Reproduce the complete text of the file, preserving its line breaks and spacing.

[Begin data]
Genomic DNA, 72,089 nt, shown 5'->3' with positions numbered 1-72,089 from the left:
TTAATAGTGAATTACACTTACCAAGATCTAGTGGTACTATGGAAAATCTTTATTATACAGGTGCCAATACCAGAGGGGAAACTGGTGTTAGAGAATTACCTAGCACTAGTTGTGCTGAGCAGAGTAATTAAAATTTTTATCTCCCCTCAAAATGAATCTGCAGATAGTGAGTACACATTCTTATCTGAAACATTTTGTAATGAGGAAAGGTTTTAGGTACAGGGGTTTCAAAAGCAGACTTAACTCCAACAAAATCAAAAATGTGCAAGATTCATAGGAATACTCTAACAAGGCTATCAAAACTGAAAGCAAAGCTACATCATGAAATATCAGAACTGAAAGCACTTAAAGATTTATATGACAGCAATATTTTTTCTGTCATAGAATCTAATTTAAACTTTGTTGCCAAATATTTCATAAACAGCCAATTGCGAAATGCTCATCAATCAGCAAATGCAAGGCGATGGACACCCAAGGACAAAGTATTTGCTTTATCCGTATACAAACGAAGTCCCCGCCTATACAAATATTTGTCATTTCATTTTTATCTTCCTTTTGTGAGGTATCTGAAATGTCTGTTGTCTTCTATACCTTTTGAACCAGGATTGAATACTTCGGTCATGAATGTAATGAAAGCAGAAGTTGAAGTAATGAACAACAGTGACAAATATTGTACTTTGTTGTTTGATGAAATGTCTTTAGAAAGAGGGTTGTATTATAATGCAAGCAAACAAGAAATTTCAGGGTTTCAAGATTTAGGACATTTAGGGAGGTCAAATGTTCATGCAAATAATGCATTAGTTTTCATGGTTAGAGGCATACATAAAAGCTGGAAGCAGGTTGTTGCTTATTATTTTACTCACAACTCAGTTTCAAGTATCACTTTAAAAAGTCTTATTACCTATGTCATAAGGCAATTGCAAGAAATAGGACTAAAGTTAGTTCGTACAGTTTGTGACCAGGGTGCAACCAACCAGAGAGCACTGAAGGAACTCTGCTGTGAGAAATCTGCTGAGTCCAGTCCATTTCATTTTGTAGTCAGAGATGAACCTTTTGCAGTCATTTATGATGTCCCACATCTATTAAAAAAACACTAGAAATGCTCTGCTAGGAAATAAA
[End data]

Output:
Genomic DNA, 72,089 nt, shown 5'->3' with positions numbered 1-72,089 from the left:
TTAATAGTGAATTACACTTACCAAGATCTAGTGGTACTATGGAAAATCTTTATTATACAGGTGCCAATACCAGAGGGGAAACTGGTGTTAGAGAATTACCTAGCACTAGTTGTGCTGAGCAGAGTAATTAAAATTTTTATCTCCCCTCAAAATGAATCTGCAGATAGTGAGTACACATTCTTATCTGAAACATTTTGTAATGAGGAAAGGTTTTAGGTACAGGGGTTTCAAAAGCAGACTTAACTCCAACAAAATCAAAAATGTGCAAGATTCATAGGAATACTCTAACAAGGCTATCAAAACTGAAAGCAAAGCTACATCATGAAATATCAGAACTGAAAGCACTTAAAGATTTATATGACAGCAATATTTTTTCTGTCATAGAATCTAATTTAAACTTTGTTGCCAAATATTTCATAAACAGCCAATTGCGAAATGCTCATCAATCAGCAAATGCAAGGCGATGGACACCCAAGGACAAAGTATTTGCTTTATCCGTATACAAACGAAGTCCCCGCCTATACAAATATTTGTCATTTCATTTTTATCTTCCTTTTGTGAGGTATCTGAAATGTCTGTTGTCTTCTATACCTTTTGAACCAGGATTGAATACTTCGGTCATGAATGTAATGAAAGCAGAAGTTGAAGTAATGAACAACAGTGACAAATATTGTACTTTGTTGTTTGATGAAATGTCTTTAGAAAGAGGGTTGTATTATAATGCAAGCAAACAAGAAATTTCAGGGTTTCAAGATTTAGGACATTTAGGGAGGTCAAATGTTCATGCAAATAATGCATTAGTTTTCATGGTTAGAGGCATACATAAAAGCTGGAAGCAGGTTGTTGCTTATTATTTTACTCACAACTCAGTTTCAAGTATCACTTTAAAAAGTCTTATTACCTATGTCATAAGGCAATTGCAAGAAATAGGACTAAAGTTAGTTCGTACAGTTTGTGACCAGGGTGCAACCAACCAGAGAGCACTGAAGGAACTCTGCTGTGAGAAATCTGCTGAGTCCAGTCCATTTCATTTTGTAGTCAGAGATGAACCTTTTGCAGTCATTTATGATGTCCCACATCTATTAAAAAAACACTAGAAATGCTCTGCTAGGAAATAAA